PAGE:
Based upon our careful review of the record, pertinent case law, the parties’ respective briefs and oral arguments, we agree with the district court that the bankruptcy court did not err in determining that the parties entered into the Shor Sale Agreement in good faith. As an initial matter, nothing in the Black Settlement agreement precluded the Trustee from considering competing and better offers. Indeed, the Black Settlement agreement expressly provided that its provisions were subject to final approval by the bankruptcy court. Thus, contrary to Black’s arguments, we discern no evidence of bad faith in the Trustee’s decision to consider Shor’s competing settlement agreement. Further, as the bankruptcy court’s underlying findings accurately detail, the record amply supports the Trustee’s determination that the Shor Sale Agreement was in the better interest of the estate as compared to the Black Settlement. For example, whereas there was significant risk that the Trustee would not succeed in its claims against Shor in the Adversary Proceeding, the Trustee’s claims against Black were more viable — as evidenced by Shor’s successful and substantial arbitration award against Black. In addition, the Shor Settlement Agreement made Shor incur the costs of prosecution against Black, thus reducing the significant cost to the estate of prosecuting its claims against Black. Moreover, the Shor Sale Agreement provided the estate with immediate cash and also eliminated the underlying controversy between Shor and the estate, thereby reducing the significant corresponding costs to the estate. In sum, we agree with the district court that the Shor Sale Agreement was entered into by the parties in good faith and, therefore, that the Approval Order should be affirmed.

IV.

We next consider whether the bankruptcy court abused its discretion in denying Black’s Rule 60 Motion. As the district court accurately summarized, Black’s Rule 60 Motion alleged “that the Bankruptcy Court’s approval of the [Shor] Sale Agreement was fraudulently obtained after [Shor] concealed from the Bankruptcy Court that [Shor] and [her] attorneys: (1) were seeking a turnover order from Nueces County Court at Law No. 3 that would illegally convey ownership of certain Black Entities directly to [Shor]; (2) had entered into an agreement with the Canales Group, who oversaw the Black children’s trust, whereby [Shor] would convey to them 10% of [her] recoveries from Black on the Arbitration Award; and (3) had convinced a limited partner of Black to breach fiduciary duties to Black by agreeing not to assist Black but to instead affirmatively provide Seashore with material assistance in its collection efforts.” The bankruptcy court denied Black’s motion upon concluding that the motion was untimely filed under Federal Rule of Civil Procedure 60 and that no exception to the one-year filing requirement applied under either Rule 60(b)(6) or Rule 60(d)(3). The district court affirmed. For the reasons that follow, we agree with the district court and find that the bankruptcy court’s decision did not constitute an abuse of discretion.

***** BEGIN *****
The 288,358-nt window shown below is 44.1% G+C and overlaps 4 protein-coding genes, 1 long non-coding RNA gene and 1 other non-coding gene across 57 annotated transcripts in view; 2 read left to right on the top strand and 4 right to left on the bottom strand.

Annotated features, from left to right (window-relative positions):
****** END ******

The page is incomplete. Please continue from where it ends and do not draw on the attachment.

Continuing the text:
Federal Rule of Civil Procedure 60(b)(6) allows a court to relieve a party from a final judgment for “any other reason that justifies relief.” Critically, however, “[r]elief under this section is granted only if extraordinary circumstances are present.” Hesling v. CSX Trans., Inc., 396 F.3d 632, 642 (5th Cir. 2005) (internal quotation marks omitted). Moreover, a motion filed under this subsection must be filed “within a reasonable time” after the entry of judgment, as opposed to the one-year filing requirement that applies to other grounds for relief under Rule 60(b). FED. R. CIV. P. 60(c). “What constitutes a reasonable time under Rule 60(b) depends on the particular facts of the case in question.” First RepublicBank Fort Worth v. Norglass, Inc., 958 F.2d 117, 119 (5th Cir. 1992) . Further, a lower court’s determination that a “motion was not filed within a `reasonable time’ is reviewed on appeal under the highly deferential abuse of discretion standard.” Id.